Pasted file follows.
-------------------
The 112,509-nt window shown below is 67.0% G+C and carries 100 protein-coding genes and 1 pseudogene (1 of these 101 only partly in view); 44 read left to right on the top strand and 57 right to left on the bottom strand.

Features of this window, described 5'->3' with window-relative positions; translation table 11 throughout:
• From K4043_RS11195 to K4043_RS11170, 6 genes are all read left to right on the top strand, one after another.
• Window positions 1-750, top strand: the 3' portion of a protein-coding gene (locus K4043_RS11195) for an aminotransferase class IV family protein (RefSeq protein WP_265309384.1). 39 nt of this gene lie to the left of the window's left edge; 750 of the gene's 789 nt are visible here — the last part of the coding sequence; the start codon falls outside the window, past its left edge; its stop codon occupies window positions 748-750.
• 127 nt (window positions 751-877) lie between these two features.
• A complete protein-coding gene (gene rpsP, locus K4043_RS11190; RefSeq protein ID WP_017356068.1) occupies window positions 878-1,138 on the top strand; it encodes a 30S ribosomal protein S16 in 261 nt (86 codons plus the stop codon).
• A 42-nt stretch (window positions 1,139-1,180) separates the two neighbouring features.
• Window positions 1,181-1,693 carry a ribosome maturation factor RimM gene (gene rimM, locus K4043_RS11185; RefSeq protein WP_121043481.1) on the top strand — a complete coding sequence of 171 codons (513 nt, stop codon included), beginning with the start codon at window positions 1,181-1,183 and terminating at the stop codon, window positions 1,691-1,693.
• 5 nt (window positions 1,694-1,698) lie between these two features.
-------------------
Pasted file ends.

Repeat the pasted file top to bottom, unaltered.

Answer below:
The 112,509-nt window shown below is 67.0% G+C and carries 100 protein-coding genes and 1 pseudogene (1 of these 101 only partly in view); 44 read left to right on the top strand and 57 right to left on the bottom strand.

Features of this window, described 5'->3' with window-relative positions; translation table 11 throughout:
• From K4043_RS11195 to K4043_RS11170, 6 genes are all read left to right on the top strand, one after another.
• Window positions 1-750, top strand: the 3' portion of a protein-coding gene (locus K4043_RS11195) for an aminotransferase class IV family protein (RefSeq protein WP_265309384.1). 39 nt of this gene lie to the left of the window's left edge; 750 of the gene's 789 nt are visible here — the last part of the coding sequence; the start codon falls outside the window, past its left edge; its stop codon occupies window positions 748-750.
• 127 nt (window positions 751-877) lie between these two features.
• A complete protein-coding gene (gene rpsP, locus K4043_RS11190; RefSeq protein ID WP_017356068.1) occupies window positions 878-1,138 on the top strand; it encodes a 30S ribosomal protein S16 in 261 nt (86 codons plus the stop codon).
• A 42-nt stretch (window positions 1,139-1,180) separates the two neighbouring features.
• Window positions 1,181-1,693 carry a ribosome maturation factor RimM gene (gene rimM, locus K4043_RS11185; RefSeq protein WP_121043481.1) on the top strand — a complete coding sequence of 171 codons (513 nt, stop codon included), beginning with the start codon at window positions 1,181-1,183 and terminating at the stop codon, window positions 1,691-1,693.
• 5 nt (window positions 1,694-1,698) lie between these two features.